Isabella Jackson 


Growing up in the Lakes, my love of nature and the environment has been part of me since birth. I decided to pursue this passion by undertaking a degree in Marine Biology at the University of Liverpool, where I developed a deeper understanding of the natural world. From there I continued and completed a master’s degree, in which I investigated endocrine signaling in Cnidarians. Between my masters and the beginning of my PhD, I became a scientific intern at Marine Dynamics in Gansbaai, South Africa, where I learned more about the marine big 5 and developed my field techniques. For me I think the coolest animal is the Greenland Shark, but my favourite animal is my border collie Jack. 

The combined impacts of climate change induced environmental variation (salinity and temperature) and pollutant mixtures on stress response in a typical estuarine species (Mytilus sp)

PI and Institution:
Mark Hartl, Heriot-Watt University

PhD aim:
I am interested in how an ecologically important species (Mytilus sp.) will physiologically respond to multiple stressors interacting in estuarine systems. I have a particular interest in the rising prevalence of nanomaterials in the environment and what the effect this will have on species in tandem with a changing climate. I will also explore how the stress response of mussels differs between populations located in estuaries of varying pollution status, for example comparing mussels from the heavily industrialized Firth of Forth to the relatively pristine Dornoch Firth.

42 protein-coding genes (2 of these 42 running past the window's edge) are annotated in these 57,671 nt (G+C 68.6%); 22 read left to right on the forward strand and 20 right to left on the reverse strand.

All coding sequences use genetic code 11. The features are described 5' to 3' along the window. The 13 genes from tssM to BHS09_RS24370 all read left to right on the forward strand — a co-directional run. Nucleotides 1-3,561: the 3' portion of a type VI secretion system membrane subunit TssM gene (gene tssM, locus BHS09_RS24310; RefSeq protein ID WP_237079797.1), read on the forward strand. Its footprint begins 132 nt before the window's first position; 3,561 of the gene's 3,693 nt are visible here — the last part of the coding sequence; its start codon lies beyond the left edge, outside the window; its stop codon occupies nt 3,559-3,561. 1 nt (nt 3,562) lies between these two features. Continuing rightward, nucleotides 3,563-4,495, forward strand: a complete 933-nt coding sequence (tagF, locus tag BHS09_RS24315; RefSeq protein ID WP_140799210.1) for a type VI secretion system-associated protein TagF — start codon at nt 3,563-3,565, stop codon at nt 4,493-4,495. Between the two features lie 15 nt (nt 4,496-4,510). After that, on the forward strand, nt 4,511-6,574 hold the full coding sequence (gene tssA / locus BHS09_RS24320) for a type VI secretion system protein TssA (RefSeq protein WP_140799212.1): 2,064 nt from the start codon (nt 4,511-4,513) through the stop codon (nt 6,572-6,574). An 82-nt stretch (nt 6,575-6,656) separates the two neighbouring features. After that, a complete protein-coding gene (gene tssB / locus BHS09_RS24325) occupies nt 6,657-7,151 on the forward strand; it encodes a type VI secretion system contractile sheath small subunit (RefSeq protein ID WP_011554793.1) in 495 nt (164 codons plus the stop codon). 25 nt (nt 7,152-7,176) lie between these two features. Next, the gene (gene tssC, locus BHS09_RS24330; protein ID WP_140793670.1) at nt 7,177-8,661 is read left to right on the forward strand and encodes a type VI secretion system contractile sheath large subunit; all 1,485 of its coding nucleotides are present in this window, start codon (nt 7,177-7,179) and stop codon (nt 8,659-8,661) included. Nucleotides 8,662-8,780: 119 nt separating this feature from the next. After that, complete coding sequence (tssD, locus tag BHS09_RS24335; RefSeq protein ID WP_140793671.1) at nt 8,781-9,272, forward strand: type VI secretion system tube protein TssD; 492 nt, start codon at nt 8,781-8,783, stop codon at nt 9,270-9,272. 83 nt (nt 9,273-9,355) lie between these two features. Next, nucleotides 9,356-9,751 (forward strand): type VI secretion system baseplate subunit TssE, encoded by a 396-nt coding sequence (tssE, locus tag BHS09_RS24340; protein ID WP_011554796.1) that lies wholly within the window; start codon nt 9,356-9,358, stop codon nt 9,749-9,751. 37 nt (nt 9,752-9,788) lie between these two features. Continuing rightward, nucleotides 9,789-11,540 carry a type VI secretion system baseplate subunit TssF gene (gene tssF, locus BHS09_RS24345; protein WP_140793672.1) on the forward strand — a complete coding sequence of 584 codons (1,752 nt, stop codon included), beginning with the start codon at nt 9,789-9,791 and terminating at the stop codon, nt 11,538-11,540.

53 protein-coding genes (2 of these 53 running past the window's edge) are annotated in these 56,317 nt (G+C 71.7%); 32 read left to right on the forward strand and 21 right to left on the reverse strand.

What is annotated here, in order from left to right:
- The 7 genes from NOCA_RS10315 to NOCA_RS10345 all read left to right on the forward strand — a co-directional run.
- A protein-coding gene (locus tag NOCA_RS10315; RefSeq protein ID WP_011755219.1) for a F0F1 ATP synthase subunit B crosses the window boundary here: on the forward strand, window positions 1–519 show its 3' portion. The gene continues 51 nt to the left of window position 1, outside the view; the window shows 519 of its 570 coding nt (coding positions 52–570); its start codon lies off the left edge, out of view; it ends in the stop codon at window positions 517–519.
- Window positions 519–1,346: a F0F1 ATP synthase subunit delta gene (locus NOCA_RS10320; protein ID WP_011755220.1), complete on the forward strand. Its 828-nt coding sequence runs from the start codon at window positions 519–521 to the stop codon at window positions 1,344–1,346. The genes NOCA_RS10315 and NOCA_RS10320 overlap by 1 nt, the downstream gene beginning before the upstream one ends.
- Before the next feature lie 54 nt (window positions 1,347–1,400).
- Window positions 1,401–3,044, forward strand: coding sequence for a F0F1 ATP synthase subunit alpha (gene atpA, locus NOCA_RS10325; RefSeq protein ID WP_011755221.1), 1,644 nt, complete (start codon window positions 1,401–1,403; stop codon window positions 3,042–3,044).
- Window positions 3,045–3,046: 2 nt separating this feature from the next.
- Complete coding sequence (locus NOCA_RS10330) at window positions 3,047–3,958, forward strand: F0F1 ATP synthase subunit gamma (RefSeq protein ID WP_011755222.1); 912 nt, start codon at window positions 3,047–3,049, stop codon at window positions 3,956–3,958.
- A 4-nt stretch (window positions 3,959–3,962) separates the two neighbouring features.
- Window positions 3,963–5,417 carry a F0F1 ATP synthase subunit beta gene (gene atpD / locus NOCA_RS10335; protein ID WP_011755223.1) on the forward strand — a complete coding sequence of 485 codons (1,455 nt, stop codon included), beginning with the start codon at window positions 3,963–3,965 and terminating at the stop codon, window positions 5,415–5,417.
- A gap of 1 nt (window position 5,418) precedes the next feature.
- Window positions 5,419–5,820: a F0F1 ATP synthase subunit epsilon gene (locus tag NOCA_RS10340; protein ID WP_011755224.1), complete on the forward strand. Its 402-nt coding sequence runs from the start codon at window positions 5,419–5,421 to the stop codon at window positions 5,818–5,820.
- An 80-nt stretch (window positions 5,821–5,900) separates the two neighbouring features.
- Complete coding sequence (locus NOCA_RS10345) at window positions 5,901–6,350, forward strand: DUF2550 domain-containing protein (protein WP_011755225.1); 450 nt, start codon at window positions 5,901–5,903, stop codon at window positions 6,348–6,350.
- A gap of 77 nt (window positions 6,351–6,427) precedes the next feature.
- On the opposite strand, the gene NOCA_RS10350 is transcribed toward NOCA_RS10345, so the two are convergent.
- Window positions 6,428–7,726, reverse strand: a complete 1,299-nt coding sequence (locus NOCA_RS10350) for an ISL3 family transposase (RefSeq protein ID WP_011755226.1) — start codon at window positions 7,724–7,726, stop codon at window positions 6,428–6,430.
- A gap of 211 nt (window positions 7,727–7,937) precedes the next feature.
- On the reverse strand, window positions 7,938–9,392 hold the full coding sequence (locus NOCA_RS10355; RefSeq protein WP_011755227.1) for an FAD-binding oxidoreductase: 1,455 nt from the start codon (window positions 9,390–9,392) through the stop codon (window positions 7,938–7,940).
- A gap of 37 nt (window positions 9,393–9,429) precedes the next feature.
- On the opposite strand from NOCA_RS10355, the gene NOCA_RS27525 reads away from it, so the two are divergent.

PhD objectives:

  • To investigate the different contaminants which have accumulated within mussels from estuaries of varying pollution status and levels of industrialization. 
  • Run exposure tests on Mytilus edulis to observe how different stressors affect stress response by looking at bioindicators of oxidative stress and DNA damage. 
  • To explore how salinity and temperature affect the bioavailability of mussels to common contaminants. 
  • To create a multi-stressor experiment which explores the interactions of stressors driven by climate change and pollution. 

Contact details:
Email: [email protected]
LinkedIn: Ella Jackson